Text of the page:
For the last eight Montreal Canadiens Stanley Cup wins, from 1971 to 1993, I managed to save the front pages and laminate them. (Although one, from 1977, is an inner page).
This is part five – 1979
Scotty Bowman felt he deserved the Canadiens general manager’s position in the late 1970’s and it never came – Irving Grundman, a bowling alley mogul, found himself in the job instead. So soon after the big night of May 21, 1979, when Bowman and his team took out the NY Rangers in five games to win it all, he would prepare to embark on a coaching path that would lead him out of Montreal and into Buffalo for seven years, then two in Pittsburgh and nine more in Detroit.
But for now, another championship in Montreal would be savoured.
The Canadiens won their fourth straight Stanley Cup in this 1979, and although it was the beginning of the end, it was still a formidable team. The same star players remained, the ones who had steamrolled over opponents the several year before – Lafleur, Shutt, Robinson, Lapointe, Savard, Dryden etc., but they were getting older, and the shine didn’t glisten quite as much as it had. But it was still enough to get it done, at least this once more before other teams like the Islanders and Oilers, waiting in the wings, would take over.
Winner of the Conn Smythe trophy as playoff MVP in 1979? None other than Bob Gainey. And coach Bowman had this to say about the quiet and unassuming key forward. “He just drives himself….past what you expect from any player. And he plays every game of the season like that, but people only notice in the playoffs. He has been given all the tough assignments…always. And still he has really improved his offence.”
Eddie MacCabe, in the Ottawa Citizen, wrote about Gainey and his play in this Cup run. “He scored last night with Anders Hedberg riding him like a bronco-buster. He scored in New York in the last game. He got six goals and 10 assists in the playoffs this spring and yet he was almost apologetic about being named MVP.”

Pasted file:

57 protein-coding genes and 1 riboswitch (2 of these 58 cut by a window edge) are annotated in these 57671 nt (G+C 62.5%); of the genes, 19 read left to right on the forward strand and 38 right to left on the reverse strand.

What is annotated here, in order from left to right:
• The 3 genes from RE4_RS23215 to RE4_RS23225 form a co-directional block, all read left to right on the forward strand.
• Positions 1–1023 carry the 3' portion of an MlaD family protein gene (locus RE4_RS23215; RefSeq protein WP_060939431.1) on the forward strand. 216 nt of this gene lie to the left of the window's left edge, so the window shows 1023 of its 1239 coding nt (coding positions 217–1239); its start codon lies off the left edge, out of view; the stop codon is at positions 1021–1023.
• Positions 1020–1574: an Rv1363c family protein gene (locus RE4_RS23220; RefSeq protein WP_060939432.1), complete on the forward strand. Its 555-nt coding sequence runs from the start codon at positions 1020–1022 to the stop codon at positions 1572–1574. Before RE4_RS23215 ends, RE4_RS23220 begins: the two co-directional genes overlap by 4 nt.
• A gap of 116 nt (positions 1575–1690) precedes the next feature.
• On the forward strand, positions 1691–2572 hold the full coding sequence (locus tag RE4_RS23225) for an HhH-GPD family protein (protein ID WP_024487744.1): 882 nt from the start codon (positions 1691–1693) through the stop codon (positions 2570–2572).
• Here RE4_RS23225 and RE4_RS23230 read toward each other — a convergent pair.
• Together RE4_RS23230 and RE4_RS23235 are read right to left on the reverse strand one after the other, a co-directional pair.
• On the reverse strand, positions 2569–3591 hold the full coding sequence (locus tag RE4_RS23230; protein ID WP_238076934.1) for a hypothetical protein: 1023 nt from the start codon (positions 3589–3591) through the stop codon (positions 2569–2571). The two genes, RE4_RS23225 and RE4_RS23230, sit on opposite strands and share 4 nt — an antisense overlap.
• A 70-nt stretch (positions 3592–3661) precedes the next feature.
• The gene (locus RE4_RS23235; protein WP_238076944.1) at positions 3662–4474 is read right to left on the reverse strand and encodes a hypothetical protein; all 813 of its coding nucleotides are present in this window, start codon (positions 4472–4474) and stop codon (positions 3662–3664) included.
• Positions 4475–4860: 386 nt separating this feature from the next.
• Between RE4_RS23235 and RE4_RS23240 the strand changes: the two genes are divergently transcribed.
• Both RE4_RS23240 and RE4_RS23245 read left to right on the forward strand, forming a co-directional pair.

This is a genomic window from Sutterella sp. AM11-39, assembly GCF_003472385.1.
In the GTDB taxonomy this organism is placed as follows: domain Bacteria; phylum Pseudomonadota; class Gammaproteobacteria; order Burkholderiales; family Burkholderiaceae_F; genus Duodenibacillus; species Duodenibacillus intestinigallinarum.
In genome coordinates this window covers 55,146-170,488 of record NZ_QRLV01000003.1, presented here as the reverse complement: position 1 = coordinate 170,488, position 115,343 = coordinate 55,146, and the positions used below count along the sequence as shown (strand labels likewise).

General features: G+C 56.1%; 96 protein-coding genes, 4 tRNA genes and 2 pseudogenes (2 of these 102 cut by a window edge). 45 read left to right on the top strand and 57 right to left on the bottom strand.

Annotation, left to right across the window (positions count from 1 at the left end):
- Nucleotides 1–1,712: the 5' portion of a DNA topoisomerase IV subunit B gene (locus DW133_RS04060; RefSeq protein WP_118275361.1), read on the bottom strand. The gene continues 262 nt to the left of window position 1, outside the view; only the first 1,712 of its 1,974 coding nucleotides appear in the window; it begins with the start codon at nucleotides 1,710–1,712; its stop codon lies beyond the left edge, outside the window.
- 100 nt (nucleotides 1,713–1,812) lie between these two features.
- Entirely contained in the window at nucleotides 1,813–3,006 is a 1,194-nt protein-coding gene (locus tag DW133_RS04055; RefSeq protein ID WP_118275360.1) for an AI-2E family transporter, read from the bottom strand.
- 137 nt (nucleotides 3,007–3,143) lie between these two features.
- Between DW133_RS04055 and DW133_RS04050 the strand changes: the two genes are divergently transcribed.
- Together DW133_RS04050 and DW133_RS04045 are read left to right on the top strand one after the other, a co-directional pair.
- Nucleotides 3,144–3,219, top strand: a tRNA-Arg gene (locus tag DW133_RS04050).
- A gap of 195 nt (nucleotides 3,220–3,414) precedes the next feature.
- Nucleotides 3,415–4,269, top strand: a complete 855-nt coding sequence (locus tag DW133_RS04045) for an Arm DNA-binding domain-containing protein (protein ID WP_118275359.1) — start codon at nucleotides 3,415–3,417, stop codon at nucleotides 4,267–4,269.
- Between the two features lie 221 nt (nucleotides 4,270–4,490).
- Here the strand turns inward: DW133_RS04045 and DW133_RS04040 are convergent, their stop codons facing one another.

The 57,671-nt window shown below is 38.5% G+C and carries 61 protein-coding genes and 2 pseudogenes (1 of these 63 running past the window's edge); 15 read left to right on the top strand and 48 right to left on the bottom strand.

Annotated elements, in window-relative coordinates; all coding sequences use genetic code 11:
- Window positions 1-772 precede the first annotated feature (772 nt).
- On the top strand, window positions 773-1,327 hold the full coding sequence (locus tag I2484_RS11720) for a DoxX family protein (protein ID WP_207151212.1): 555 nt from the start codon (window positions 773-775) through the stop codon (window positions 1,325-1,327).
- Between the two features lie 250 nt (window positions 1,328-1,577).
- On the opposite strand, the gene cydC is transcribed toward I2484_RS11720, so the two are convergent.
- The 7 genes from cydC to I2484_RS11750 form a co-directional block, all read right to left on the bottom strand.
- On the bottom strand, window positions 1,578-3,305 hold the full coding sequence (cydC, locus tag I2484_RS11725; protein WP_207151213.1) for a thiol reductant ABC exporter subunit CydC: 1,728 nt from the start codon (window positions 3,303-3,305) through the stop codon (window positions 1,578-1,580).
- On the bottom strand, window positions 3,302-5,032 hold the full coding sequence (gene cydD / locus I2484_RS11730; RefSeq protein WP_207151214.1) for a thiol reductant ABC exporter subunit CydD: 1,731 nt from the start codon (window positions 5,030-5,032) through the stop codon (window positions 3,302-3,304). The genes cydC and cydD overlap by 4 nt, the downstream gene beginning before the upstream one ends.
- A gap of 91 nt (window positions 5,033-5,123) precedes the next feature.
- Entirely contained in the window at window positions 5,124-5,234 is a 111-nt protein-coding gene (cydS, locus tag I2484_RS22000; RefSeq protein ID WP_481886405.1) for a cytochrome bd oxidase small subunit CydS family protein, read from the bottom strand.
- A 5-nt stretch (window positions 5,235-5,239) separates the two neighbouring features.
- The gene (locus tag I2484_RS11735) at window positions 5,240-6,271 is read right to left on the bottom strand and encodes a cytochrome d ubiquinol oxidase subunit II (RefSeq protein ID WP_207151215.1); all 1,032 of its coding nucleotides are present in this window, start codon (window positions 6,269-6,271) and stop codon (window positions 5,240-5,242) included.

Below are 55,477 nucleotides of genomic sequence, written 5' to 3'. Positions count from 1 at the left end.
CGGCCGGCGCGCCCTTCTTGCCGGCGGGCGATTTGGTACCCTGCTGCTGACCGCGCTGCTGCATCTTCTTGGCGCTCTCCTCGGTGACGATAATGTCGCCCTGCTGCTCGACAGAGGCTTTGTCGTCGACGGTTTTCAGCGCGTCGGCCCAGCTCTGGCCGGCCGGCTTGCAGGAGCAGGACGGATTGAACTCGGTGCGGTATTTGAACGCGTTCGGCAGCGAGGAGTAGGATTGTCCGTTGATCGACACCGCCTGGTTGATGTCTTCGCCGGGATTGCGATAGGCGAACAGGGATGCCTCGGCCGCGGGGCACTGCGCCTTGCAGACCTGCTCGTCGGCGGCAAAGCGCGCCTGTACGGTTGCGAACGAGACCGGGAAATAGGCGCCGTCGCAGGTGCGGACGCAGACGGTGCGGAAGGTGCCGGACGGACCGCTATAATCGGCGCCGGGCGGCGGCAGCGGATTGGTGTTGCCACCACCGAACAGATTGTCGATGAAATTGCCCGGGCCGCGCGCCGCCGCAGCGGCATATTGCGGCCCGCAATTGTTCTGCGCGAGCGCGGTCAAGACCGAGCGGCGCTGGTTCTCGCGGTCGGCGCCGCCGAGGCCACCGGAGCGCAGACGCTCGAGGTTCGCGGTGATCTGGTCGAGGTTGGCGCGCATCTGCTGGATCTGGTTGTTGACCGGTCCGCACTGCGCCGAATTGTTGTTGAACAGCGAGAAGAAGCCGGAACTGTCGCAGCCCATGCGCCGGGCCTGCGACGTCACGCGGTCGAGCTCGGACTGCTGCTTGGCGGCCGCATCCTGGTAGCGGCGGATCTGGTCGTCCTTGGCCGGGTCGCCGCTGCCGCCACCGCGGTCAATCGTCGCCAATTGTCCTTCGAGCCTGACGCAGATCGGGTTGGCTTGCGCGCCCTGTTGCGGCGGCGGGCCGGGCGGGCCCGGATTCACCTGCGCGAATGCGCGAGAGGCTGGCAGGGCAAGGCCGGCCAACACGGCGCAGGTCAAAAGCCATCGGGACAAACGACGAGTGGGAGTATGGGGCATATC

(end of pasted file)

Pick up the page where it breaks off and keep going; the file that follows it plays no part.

Gainey said later about his Conn Smythe award, “It’s hard to believe that my name will be on that trophy with some of the names on there….like Bobby Orr and Guy Lafleur….Jean Beliveau.”
He also took home a whopping $1500 and a new car from Sports Illustrated for winning this Conn Smythe award.
This was Montreal’s sixth Cup in ten years, and everybody hated the Habs. Everybody except Habs fans, of course. And we didn’t mind that people felt this way. We were used to it.
Montreal reached the pot of gold by sweeping the Leafs in four, edging the Bruins in seven, and then disposing of the Rangers. But Larry Robinson had noticed some cracks. The team had lost the final game of the season, a game they need to finish first, and Robinson felt the loss showed that they had failed under pressure, and he admitted he was worried. He also said his team had played mediocre hockey against Boston and could have easily lost that series.
Change was in the air. And it wasn’t just Bowman who would leave soon after. Because when all was said and done, Jacques Lemaire, Yvan Cournoyer, and Ken Dryden would retire, and the Habs wouldn’t win another Stanley Cup until 1986.